My grandmother Virgina married a man named Virginio

Tracey Folly

*This is a work of nonfiction based on actual events I experienced firsthand; used with permission.

My grandparents met in the 1920s. They married in the early 1930s and set about having a family right away.

Her name was Virginia, and his name was Virginio. I like to think that's part of what attracted them to each other. I mean, what are the chances of two people with such similar names meeting, falling in love, marrying, and having a half-dozen children?

They had six children, five boys, and one girl. They named their two oldest children Alexander and Alexandra. While they didn't name any of their children after themselves, you could see their influence in the names of Alexander and Alexandra.

My grandparents named their next four children Mario, Roberto, Antonio, and Julio. So you can see there was a theme there, too, with each name ending in that final "o."

When I was a child, I always knew there was something special about having grandparents with such similar names. It seemed like fate they should meet and marry. But as I got older and understood more about names, I realized it was just a fun coincidence.

Virginia isn't an overly common name, and Virginio even less so. In my entire life, I've only met one other Virginia and never another Virginio. So there's a good chance that my grandparents were the only ones in their village with those names.

Could you imagine how much teasing they got for their names?

They got a lot of teasing about it as young newlyweds, but they didn't let that stop them from having fun with their shared name. They often signed Christmas cards to each other as "Virginia/Virginio."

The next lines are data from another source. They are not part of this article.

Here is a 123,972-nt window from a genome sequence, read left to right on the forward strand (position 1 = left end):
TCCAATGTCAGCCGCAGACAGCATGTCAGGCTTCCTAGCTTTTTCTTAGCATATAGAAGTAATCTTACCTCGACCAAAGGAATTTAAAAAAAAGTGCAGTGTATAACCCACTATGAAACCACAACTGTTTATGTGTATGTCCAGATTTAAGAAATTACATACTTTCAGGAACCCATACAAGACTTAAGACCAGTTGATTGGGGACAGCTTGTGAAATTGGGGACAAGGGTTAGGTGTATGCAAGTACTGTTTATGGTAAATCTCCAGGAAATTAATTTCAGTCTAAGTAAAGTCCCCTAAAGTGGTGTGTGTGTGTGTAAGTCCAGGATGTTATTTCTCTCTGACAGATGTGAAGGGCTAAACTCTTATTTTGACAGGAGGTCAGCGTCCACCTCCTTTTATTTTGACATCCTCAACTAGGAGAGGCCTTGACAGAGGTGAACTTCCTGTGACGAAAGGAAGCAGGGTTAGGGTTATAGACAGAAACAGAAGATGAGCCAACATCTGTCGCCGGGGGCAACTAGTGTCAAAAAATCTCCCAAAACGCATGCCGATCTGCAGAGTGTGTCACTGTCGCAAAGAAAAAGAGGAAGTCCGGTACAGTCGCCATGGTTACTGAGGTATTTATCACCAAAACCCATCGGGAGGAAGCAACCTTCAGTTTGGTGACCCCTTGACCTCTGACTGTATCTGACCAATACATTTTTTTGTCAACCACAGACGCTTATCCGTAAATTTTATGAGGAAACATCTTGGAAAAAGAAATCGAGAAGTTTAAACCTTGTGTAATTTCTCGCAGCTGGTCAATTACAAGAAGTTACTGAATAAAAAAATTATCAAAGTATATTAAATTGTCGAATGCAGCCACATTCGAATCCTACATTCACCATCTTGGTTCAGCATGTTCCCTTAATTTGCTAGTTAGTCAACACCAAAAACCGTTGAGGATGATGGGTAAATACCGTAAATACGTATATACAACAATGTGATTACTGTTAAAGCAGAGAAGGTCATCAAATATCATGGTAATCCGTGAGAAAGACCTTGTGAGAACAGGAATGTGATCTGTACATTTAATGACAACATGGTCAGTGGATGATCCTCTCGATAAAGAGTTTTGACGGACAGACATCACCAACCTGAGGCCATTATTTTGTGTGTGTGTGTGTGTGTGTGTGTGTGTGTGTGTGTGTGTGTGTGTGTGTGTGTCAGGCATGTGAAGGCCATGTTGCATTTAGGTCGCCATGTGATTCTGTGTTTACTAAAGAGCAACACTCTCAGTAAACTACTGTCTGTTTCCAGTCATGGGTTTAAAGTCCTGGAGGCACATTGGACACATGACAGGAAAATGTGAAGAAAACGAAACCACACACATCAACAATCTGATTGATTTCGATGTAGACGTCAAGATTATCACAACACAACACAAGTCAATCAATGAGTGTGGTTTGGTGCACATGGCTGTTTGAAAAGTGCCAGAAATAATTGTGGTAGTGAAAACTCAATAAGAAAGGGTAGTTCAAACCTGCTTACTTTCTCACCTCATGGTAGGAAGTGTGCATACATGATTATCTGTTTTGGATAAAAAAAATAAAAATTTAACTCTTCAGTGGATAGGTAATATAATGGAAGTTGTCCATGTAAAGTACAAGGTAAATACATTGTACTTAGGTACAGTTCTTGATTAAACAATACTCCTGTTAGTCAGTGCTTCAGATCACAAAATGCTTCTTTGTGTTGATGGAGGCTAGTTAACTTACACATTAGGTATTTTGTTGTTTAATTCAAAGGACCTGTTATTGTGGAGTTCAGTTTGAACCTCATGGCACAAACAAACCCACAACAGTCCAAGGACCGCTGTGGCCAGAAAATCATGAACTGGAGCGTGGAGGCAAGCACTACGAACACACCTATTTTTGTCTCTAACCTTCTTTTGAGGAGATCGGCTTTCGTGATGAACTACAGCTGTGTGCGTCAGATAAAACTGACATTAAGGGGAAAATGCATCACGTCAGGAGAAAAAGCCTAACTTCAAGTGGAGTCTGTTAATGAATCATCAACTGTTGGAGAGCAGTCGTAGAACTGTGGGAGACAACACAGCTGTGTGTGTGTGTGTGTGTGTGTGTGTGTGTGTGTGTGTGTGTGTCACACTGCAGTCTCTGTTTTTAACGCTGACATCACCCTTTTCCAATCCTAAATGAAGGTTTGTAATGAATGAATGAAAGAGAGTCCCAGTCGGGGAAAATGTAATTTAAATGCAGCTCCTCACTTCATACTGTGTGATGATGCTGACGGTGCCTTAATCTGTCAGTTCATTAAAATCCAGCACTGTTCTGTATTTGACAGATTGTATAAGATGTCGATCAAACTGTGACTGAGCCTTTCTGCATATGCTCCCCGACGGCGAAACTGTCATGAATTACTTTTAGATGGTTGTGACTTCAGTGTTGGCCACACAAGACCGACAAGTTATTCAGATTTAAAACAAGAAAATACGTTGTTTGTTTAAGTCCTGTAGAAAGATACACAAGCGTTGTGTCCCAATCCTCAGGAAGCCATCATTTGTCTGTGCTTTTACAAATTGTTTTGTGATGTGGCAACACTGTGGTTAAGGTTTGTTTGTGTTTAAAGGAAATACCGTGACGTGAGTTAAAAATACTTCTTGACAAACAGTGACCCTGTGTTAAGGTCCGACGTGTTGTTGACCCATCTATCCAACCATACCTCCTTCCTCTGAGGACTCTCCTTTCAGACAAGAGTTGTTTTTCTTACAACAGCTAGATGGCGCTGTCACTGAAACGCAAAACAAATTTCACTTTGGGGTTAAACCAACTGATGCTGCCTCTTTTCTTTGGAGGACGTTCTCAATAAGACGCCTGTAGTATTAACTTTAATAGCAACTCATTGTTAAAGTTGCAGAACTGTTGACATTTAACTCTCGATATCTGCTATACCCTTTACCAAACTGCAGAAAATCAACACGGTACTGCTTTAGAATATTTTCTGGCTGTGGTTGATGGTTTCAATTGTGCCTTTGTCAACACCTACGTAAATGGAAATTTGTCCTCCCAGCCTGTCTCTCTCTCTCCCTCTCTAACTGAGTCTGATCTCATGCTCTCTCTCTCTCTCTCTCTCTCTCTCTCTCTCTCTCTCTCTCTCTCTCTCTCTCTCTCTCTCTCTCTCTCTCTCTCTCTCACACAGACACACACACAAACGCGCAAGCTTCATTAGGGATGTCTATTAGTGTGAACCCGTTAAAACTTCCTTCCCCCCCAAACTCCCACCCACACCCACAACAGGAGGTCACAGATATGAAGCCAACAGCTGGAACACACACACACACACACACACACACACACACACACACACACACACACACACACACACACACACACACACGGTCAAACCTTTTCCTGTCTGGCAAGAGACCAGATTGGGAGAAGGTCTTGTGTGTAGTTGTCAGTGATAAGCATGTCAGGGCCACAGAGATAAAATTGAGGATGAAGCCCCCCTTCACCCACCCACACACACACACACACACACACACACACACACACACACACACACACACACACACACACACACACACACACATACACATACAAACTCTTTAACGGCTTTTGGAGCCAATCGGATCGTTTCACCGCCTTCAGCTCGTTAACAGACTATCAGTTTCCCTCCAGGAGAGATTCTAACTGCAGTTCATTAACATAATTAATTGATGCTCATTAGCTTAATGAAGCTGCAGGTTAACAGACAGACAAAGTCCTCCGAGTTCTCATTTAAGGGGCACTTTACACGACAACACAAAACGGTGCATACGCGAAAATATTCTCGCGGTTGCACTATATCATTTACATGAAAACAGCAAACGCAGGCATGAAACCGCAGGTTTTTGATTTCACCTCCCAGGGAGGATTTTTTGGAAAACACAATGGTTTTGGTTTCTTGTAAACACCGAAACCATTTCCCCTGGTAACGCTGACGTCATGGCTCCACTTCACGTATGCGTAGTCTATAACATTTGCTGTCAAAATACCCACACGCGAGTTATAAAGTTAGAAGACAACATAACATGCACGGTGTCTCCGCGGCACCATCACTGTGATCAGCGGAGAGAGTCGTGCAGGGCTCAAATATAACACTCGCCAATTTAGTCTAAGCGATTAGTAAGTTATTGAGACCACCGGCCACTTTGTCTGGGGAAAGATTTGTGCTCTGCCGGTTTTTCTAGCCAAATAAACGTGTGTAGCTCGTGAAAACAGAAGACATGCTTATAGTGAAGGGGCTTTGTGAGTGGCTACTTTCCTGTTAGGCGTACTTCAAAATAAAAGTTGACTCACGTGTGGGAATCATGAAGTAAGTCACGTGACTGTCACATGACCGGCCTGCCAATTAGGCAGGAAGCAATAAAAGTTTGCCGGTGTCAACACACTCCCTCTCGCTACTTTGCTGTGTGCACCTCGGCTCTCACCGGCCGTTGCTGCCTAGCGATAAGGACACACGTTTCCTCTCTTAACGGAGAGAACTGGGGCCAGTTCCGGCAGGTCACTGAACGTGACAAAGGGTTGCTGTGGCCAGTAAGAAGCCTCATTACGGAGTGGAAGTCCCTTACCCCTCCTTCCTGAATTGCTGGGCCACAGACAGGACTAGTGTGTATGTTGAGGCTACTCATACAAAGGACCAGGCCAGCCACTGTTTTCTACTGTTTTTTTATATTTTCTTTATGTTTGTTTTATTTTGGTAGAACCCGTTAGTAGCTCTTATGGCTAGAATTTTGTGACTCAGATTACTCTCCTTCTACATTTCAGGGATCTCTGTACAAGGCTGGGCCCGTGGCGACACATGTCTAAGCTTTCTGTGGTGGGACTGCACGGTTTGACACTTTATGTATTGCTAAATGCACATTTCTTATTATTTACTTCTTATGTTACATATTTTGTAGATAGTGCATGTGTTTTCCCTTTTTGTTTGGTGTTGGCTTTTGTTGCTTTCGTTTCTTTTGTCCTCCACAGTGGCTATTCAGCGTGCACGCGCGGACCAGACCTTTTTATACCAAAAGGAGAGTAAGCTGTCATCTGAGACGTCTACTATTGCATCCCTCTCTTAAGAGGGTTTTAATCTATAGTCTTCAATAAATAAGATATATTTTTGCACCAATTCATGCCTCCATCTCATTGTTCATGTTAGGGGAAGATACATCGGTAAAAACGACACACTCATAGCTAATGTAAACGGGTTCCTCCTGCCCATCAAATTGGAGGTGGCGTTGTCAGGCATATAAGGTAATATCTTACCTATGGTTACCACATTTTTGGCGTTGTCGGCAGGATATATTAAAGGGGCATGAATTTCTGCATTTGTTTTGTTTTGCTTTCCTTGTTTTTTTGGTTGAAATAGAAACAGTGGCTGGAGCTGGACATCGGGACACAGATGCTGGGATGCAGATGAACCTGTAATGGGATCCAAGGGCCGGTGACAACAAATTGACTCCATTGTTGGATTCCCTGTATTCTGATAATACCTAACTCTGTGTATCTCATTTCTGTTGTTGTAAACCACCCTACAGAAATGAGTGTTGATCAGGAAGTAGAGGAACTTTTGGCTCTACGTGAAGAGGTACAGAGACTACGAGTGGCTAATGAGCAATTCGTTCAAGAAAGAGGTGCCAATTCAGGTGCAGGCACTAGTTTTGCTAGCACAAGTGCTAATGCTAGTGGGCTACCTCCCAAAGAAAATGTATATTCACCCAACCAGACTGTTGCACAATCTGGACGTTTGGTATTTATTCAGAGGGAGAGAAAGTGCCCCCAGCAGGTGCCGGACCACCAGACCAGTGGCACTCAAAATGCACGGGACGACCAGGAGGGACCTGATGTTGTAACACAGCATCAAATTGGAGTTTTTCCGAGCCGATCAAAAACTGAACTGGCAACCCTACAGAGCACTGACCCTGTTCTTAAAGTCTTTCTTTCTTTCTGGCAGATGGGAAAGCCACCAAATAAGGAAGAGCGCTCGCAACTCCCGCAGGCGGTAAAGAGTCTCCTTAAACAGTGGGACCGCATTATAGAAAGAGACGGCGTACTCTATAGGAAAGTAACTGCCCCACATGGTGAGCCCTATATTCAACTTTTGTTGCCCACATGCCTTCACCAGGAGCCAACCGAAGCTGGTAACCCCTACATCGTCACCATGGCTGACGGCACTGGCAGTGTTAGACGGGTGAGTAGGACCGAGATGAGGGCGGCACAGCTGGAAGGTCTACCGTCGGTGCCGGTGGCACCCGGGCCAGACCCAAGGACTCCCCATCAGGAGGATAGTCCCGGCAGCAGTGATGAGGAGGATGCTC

They moved to the United States in the 1950s with their brood of children and settled in the same neighborhood where my parents would eventually meet and settle down themselves. In fact, my parents bought a house right across the street from my grandparents, so I spent my childhood in very close proximity to them.

I remember when I was a kid, my grandmother used to joke about the telegrams they would get from their family back in Europe. They'd say "Virginia and Virginio, or is it Virginio and Virginia?"

They were similar in other ways, too. My grandmother and my grandfather were each short in stature. They had tough sturdy frames like bulldogs. When they spoke, they both spoke loudly enough to be heard across the street where I lived with my parents. When our windows were open in the summer months, we could easily eavesdrop on their conversations from our front yard.

"Virginio," my grandmother would yell at my grandfather on their front porch.

"Virginia," he would yell back.

Everyone in the neighborhood knew them by name.

It isn't surprising that two names like that stood out in the neighborhood, especially with a couple as uncommonly lovable as my grandparents were.

Maybe they were special precisely because of their unusual names, but I like to think it was something more than that.

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